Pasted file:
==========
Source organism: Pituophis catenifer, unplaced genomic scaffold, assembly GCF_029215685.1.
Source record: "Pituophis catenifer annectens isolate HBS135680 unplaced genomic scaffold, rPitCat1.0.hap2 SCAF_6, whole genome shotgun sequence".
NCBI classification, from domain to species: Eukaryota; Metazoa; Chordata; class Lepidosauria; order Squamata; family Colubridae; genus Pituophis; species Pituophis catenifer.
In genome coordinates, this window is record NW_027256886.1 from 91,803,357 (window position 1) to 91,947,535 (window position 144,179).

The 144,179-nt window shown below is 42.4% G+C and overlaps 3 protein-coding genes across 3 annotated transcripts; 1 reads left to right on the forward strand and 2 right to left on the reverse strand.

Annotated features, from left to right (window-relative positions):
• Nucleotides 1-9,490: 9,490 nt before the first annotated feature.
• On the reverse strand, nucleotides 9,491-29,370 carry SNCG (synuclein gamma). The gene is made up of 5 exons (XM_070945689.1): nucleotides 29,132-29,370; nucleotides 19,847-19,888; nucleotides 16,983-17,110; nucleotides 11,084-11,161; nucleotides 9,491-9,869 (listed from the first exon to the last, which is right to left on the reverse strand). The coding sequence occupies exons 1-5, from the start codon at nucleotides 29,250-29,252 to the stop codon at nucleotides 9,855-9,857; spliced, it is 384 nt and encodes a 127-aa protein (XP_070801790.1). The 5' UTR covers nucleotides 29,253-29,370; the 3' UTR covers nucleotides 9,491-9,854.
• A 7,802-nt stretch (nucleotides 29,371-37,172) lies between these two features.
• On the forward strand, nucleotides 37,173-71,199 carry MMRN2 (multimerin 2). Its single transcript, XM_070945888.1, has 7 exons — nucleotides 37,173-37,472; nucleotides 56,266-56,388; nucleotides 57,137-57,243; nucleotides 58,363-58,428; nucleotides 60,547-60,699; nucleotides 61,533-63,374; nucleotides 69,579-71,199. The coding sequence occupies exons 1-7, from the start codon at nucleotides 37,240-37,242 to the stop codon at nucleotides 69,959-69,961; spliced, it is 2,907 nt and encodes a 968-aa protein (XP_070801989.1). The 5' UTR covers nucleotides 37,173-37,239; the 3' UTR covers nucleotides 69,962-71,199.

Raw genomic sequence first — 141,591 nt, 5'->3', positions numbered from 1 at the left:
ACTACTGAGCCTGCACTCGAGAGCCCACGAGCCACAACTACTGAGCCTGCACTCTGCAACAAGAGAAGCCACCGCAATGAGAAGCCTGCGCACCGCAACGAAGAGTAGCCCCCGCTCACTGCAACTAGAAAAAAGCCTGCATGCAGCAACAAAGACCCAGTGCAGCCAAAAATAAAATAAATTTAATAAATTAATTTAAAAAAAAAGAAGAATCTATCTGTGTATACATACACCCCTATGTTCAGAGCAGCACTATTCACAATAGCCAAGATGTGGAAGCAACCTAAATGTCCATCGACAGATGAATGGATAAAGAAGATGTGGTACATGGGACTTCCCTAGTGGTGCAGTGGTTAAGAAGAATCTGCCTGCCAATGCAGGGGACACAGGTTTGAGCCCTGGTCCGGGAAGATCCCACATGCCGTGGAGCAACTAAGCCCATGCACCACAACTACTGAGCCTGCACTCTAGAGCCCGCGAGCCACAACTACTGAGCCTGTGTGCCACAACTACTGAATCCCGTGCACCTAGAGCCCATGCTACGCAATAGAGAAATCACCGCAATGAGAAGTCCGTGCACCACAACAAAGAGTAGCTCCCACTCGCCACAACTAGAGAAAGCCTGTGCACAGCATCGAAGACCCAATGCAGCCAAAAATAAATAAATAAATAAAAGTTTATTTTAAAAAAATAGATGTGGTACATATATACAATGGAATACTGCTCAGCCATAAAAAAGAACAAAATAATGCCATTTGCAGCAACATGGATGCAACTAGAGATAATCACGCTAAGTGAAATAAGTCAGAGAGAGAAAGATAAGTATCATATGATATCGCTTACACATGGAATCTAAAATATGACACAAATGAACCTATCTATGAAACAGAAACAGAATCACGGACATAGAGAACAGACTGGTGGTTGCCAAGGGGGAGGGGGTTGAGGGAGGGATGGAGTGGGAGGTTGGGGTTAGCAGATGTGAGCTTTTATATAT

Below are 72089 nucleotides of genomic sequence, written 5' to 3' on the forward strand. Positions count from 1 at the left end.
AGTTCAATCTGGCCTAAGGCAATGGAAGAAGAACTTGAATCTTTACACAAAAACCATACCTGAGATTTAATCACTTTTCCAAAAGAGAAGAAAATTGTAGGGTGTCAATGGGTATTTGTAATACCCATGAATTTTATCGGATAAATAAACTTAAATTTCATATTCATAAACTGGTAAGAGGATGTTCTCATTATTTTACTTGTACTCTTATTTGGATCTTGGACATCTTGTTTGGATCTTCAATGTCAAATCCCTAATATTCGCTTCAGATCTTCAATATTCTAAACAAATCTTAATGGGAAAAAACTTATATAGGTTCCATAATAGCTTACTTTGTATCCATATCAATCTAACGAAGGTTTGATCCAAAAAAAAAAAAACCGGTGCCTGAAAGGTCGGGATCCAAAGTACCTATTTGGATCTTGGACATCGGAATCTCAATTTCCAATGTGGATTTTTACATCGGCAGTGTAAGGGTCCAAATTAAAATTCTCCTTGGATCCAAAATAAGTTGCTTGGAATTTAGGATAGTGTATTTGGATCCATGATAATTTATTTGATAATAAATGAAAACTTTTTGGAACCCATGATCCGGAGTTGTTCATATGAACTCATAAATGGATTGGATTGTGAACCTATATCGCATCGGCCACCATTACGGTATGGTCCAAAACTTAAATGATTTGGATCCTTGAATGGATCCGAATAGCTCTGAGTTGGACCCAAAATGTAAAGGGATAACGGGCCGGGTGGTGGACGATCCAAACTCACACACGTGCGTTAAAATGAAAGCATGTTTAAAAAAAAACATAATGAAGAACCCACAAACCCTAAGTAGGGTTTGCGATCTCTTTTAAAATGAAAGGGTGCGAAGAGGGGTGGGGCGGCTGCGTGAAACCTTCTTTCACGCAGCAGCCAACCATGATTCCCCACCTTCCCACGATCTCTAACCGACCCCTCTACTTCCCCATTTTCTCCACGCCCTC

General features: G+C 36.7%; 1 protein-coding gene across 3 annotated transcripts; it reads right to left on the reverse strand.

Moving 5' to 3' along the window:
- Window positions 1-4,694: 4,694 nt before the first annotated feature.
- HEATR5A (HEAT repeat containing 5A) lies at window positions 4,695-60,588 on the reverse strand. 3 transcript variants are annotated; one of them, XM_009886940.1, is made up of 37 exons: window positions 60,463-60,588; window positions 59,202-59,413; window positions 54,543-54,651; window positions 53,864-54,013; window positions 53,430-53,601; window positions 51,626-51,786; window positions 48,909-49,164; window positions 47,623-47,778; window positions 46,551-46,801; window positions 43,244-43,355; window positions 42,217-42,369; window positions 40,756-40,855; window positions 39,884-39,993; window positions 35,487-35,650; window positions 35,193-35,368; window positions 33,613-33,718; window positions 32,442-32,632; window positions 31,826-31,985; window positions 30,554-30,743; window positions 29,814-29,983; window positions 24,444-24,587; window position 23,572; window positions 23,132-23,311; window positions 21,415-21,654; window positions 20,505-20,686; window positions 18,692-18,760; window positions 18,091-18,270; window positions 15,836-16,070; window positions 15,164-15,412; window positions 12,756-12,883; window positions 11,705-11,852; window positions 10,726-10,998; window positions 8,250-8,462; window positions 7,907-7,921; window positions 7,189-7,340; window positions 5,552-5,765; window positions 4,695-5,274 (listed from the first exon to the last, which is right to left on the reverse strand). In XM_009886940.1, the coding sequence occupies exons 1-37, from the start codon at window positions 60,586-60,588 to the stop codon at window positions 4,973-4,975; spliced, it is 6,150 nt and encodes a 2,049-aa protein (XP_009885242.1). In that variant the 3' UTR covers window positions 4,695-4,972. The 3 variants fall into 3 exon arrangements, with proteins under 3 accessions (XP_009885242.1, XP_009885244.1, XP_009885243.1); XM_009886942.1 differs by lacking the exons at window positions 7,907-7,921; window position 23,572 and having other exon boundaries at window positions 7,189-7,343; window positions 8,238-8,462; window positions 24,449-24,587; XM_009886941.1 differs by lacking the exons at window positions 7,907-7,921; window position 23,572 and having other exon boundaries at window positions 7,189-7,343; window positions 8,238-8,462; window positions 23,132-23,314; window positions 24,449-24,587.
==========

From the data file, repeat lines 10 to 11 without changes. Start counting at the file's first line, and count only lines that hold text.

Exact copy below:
• On the forward strand, nucleotides 37,173-71,199 carry MMRN2 (multimerin 2). Its single transcript, XM_070945888.1, has 7 exons — nucleotides 37,173-37,472; nucleotides 56,266-56,388; nucleotides 57,137-57,243; nucleotides 58,363-58,428; nucleotides 60,547-60,699; nucleotides 61,533-63,374; nucleotides 69,579-71,199. The coding sequence occupies exons 1-7, from the start codon at nucleotides 37,240-37,242 to the stop codon at nucleotides 69,959-69,961; spliced, it is 2,907 nt and encodes a 968-aa protein (XP_070801989.1). The 5' UTR covers nucleotides 37,173-37,239; the 3' UTR covers nucleotides 69,962-71,199.

Raw genomic sequence first — 141,591 nt, 5'->3', positions numbered from 1 at the left: